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J Biomed Mater Res. 2001 Aug;56(2):208-15.

Osteoclastic resorption of biomimetic calcium phosphate coatings in vitro.

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  • 1Laboratory for Inorganic Chemistry, Delft University of Technology, Delft, The Netherlands.

Abstract

A new biomimetic method for coating metal implants enables the fast formation of dense and homogeneous calcium phosphate coatings. Titanium alloy (Ti6Al4V) disks were coated with a thin, carbonated, amorphous calcium phosphate (ACP) by immersion in a saturated solution of calcium, phosphate, magnesium, and carbonate. The ACP-coated disks then were processed further by incubation in calcium phosphate solutions to produce either crystalline carbonated apatite (CA) or octacalcium phosphate (OCP). The resorption behavior of these three biomimetic coatings was studied using osteoclast-enriched mouse bone-marrow cell cultures for 7 days. Cell-mediated degradation was observed for both carbonated apatite and octacalcium phosphate coatings. Numerous resorption lacunae characteristic of osteoclastic resorption were found on carbonated apatite after cell culture. The results showed that carbonated apatite coatings are resorbed by osteoclasts in a manner consistent with normal osteoclastic resorption. Osteoclasts also degraded the octacalcium phosphate coatings but not by classical pit formation.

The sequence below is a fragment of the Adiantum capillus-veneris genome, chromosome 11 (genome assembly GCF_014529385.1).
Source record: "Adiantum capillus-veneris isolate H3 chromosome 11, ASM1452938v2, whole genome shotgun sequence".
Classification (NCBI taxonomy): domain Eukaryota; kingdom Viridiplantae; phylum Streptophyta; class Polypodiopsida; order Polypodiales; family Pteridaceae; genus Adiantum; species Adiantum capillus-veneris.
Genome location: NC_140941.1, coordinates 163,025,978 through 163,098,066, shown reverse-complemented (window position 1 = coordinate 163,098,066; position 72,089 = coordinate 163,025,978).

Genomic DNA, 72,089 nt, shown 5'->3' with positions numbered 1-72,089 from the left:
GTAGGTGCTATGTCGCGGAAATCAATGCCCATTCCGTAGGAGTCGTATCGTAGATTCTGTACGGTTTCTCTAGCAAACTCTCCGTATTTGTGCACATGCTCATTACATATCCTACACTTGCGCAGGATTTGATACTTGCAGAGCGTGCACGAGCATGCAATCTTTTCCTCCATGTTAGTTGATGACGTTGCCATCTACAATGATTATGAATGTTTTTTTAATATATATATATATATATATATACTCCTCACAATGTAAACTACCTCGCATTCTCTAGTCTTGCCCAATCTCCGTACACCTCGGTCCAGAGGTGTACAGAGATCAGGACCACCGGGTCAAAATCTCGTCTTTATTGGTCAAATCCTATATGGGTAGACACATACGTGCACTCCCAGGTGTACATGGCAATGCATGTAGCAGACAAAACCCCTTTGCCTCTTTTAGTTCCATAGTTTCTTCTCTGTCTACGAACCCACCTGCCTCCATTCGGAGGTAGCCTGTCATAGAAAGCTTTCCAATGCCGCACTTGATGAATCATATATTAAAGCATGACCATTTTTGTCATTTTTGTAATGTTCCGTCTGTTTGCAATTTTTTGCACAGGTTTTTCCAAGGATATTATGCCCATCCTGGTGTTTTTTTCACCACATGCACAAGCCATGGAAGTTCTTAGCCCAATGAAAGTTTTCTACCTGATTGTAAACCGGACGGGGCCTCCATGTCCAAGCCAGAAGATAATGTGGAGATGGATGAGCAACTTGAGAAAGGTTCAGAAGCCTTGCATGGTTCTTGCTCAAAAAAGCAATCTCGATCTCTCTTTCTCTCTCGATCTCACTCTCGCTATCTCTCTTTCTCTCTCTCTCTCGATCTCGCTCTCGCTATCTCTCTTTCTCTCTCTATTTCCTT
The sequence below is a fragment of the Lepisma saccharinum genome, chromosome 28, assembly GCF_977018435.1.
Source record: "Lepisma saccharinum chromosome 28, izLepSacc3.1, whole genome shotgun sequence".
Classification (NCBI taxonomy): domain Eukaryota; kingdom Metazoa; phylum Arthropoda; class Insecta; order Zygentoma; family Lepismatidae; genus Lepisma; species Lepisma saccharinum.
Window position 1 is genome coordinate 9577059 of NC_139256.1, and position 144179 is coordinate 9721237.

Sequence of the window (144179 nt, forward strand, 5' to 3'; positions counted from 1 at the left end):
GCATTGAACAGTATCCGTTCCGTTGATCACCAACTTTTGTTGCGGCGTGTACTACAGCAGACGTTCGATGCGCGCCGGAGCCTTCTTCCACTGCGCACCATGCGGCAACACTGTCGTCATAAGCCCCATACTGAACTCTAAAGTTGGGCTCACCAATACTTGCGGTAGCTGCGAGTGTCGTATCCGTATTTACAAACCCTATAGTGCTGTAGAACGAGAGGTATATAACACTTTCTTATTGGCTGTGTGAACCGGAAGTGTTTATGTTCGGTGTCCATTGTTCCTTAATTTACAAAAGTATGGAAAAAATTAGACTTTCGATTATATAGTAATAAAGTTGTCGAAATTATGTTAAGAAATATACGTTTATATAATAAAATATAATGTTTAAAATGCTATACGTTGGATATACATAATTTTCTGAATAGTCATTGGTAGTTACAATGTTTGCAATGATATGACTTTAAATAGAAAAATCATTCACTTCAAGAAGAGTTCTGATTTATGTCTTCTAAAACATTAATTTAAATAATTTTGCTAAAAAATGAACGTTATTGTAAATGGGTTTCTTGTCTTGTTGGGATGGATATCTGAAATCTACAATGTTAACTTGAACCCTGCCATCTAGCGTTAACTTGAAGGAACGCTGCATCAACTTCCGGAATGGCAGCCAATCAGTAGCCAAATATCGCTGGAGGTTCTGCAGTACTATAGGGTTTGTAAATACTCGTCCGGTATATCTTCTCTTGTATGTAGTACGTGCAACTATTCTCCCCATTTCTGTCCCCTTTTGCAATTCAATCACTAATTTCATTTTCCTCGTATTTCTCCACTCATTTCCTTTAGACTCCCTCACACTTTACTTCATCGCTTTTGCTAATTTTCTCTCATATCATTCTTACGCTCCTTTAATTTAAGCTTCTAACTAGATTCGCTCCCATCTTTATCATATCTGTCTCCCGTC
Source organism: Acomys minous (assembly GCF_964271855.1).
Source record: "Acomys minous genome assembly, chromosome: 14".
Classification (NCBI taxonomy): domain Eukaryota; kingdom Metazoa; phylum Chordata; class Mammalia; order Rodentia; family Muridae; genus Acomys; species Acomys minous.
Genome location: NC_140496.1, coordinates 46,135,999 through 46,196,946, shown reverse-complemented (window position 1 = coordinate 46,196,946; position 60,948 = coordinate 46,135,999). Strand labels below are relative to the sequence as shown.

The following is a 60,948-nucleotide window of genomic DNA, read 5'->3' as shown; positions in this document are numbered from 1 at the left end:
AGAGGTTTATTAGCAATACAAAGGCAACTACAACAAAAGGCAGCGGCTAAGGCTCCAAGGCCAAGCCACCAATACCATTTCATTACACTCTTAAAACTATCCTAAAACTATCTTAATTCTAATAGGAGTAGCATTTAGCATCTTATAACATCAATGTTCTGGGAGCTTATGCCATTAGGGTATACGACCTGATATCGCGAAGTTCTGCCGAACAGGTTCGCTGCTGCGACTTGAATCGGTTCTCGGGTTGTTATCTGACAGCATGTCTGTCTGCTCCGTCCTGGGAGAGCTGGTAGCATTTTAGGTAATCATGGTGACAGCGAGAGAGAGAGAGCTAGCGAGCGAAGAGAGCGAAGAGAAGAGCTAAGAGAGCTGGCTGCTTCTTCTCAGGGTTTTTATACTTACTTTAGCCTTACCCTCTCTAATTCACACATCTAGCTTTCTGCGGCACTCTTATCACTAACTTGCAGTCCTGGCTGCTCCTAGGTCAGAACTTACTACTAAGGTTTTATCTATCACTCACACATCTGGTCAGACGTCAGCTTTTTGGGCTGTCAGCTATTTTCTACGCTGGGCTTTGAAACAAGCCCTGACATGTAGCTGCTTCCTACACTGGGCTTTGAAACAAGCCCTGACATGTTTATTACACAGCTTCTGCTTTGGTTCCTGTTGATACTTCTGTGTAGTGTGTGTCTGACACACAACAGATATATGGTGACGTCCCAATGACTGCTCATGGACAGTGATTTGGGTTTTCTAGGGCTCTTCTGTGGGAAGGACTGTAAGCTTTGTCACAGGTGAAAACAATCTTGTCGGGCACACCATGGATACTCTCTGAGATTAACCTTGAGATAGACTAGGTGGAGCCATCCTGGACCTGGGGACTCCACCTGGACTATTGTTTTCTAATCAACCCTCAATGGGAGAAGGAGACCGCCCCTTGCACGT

Copyright 2001 John Wiley & Sons, Inc. J Biomed Mater Res 56: 208-215, 2001

PMID:
11340590
[PubMed - indexed for MEDLINE]
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